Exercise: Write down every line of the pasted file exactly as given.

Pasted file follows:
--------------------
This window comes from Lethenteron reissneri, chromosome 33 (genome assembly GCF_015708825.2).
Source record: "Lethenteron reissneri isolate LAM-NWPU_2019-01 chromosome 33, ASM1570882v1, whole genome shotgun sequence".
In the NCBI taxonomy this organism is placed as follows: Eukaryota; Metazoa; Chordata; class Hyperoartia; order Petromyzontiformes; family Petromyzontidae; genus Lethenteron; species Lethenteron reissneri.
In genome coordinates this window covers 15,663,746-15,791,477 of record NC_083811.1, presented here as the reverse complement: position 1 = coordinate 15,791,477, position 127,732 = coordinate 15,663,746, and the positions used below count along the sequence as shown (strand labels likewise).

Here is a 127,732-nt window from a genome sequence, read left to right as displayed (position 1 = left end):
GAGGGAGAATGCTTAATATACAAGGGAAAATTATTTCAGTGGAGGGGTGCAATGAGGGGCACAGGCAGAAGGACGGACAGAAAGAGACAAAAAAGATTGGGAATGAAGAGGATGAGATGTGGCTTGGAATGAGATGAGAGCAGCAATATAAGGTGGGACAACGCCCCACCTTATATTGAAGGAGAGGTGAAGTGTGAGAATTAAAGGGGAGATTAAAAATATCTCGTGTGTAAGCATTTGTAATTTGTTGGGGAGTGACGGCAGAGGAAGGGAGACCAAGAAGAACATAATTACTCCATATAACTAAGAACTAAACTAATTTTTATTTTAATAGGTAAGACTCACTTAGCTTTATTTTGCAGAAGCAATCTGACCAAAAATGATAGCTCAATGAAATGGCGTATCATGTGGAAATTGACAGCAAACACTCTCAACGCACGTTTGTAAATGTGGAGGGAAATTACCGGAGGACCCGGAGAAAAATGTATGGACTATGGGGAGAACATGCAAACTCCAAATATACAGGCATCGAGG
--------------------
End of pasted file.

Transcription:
This window comes from Lethenteron reissneri, chromosome 33 (genome assembly GCF_015708825.2).
Source record: "Lethenteron reissneri isolate LAM-NWPU_2019-01 chromosome 33, ASM1570882v1, whole genome shotgun sequence".
In the NCBI taxonomy this organism is placed as follows: Eukaryota; Metazoa; Chordata; class Hyperoartia; order Petromyzontiformes; family Petromyzontidae; genus Lethenteron; species Lethenteron reissneri.
In genome coordinates this window covers 15,663,746-15,791,477 of record NC_083811.1, presented here as the reverse complement: position 1 = coordinate 15,791,477, position 127,732 = coordinate 15,663,746, and the positions used below count along the sequence as shown (strand labels likewise).

Here is a 127,732-nt window from a genome sequence, read left to right as displayed (position 1 = left end):
GAGGGAGAATGCTTAATATACAAGGGAAAATTATTTCAGTGGAGGGGTGCAATGAGGGGCACAGGCAGAAGGACGGACAGAAAGAGACAAAAAAGATTGGGAATGAAGAGGATGAGATGTGGCTTGGAATGAGATGAGAGCAGCAATATAAGGTGGGACAACGCCCCACCTTATATTGAAGGAGAGGTGAAGTGTGAGAATTAAAGGGGAGATTAAAAATATCTCGTGTGTAAGCATTTGTAATTTGTTGGGGAGTGACGGCAGAGGAAGGGAGACCAAGAAGAACATAATTACTCCATATAACTAAGAACTAAACTAATTTTTATTTTAATAGGTAAGACTCACTTAGCTTTATTTTGCAGAAGCAATCTGACCAAAAATGATAGCTCAATGAAATGGCGTATCATGTGGAAATTGACAGCAAACACTCTCAACGCACGTTTGTAAATGTGGAGGGAAATTACCGGAGGACCCGGAGAAAAATGTATGGACTATGGGGAGAACATGCAAACTCCAAATATACAGGCATCGAGG